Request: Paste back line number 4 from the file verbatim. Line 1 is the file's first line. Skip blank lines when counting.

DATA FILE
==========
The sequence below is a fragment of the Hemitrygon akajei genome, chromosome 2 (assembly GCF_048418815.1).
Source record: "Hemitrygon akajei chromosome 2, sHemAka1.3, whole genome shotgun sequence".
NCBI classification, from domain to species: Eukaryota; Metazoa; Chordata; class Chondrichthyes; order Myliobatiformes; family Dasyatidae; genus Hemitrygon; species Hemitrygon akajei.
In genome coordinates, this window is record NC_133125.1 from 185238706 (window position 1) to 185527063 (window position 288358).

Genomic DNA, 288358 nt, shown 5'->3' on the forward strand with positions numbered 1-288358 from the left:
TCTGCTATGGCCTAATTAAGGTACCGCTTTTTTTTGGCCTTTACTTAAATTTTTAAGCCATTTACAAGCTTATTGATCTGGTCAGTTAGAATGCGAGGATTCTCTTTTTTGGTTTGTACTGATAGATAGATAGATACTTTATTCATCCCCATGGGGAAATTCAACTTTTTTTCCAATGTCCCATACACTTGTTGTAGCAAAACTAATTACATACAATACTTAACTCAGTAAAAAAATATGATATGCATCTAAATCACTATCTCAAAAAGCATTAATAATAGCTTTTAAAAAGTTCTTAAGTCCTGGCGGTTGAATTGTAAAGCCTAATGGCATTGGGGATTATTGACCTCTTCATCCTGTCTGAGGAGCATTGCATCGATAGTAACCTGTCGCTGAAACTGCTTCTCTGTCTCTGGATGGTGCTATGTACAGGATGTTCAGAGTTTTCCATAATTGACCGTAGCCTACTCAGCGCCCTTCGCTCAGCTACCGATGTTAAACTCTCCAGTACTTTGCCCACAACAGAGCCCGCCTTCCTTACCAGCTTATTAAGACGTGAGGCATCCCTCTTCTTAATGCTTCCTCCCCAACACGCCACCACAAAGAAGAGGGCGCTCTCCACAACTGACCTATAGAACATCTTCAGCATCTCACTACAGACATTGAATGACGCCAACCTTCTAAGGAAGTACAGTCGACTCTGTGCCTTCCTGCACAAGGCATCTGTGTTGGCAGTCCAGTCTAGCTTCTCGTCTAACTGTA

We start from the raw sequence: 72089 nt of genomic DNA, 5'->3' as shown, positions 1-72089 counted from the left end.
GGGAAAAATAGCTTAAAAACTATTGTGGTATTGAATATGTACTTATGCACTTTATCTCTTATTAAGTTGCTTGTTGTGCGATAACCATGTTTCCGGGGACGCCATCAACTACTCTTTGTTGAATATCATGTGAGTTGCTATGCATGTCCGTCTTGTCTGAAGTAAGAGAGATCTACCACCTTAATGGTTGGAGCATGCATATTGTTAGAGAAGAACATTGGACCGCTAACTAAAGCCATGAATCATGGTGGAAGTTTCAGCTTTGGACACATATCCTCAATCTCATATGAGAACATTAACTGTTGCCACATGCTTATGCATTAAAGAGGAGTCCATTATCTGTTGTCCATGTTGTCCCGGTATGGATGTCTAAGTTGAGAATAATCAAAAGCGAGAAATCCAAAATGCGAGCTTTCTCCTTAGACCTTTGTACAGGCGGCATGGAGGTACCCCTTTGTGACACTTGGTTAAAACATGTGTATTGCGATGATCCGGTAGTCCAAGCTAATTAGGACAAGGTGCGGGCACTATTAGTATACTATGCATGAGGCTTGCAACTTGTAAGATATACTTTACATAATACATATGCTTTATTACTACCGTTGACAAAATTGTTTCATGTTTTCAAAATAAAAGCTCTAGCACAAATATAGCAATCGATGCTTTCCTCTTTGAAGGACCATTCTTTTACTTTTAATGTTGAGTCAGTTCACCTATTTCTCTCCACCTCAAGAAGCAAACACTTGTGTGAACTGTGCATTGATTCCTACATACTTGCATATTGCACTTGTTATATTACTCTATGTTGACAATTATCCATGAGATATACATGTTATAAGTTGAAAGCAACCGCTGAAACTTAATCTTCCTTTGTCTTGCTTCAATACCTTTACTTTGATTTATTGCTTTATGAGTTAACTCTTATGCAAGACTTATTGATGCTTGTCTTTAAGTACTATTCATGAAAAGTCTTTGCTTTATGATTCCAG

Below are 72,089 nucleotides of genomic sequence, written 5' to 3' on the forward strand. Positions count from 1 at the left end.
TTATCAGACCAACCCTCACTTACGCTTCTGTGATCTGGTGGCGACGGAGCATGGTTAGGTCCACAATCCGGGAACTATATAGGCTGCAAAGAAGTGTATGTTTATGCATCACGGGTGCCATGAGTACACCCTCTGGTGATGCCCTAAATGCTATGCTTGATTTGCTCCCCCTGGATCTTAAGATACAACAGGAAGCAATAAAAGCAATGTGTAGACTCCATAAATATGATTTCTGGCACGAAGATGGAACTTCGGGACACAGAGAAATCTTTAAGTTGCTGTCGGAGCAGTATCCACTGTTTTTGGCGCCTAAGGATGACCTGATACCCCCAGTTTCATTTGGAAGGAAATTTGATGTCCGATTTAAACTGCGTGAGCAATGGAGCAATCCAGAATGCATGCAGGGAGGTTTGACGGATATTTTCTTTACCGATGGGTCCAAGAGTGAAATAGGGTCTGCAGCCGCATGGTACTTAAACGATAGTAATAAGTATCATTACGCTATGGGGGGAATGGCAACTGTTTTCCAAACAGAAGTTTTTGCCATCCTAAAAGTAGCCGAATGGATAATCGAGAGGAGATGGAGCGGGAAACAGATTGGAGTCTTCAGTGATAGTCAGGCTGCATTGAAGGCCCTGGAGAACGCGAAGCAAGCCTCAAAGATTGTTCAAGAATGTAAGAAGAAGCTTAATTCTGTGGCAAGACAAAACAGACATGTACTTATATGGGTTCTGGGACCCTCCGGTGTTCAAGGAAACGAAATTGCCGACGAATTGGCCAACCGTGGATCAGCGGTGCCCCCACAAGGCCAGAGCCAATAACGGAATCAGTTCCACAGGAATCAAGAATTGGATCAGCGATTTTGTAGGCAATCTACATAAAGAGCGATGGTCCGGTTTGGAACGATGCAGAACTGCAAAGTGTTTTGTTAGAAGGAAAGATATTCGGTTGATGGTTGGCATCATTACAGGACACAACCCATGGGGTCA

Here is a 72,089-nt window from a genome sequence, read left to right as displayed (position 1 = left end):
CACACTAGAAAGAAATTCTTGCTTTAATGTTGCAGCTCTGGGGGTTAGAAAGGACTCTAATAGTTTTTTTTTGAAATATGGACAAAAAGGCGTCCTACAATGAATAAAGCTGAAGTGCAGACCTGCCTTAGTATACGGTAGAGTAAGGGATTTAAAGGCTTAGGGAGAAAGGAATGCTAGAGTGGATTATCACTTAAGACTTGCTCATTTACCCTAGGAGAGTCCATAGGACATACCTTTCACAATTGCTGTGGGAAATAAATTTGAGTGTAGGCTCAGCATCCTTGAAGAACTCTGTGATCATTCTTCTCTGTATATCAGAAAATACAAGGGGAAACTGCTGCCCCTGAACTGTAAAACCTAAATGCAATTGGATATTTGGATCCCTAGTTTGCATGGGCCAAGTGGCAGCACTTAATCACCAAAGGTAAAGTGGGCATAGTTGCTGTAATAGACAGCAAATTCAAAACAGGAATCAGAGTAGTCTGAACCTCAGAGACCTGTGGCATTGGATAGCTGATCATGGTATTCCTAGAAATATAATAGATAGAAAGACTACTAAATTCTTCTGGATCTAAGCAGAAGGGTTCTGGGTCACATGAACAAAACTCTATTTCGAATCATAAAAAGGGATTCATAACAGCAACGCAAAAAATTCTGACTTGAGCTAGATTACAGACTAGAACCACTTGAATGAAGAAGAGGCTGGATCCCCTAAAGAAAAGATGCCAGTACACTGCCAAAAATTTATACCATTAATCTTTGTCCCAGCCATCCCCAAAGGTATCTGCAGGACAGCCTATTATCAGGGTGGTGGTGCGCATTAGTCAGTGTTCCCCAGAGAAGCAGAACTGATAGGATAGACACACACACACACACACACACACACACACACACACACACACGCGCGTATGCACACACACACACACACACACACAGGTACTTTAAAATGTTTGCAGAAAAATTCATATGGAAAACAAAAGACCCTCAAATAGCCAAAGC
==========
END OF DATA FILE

In genome coordinates, this window is record NC_133125.1 from 185238706 (window position 1) to 185527063 (window position 288358).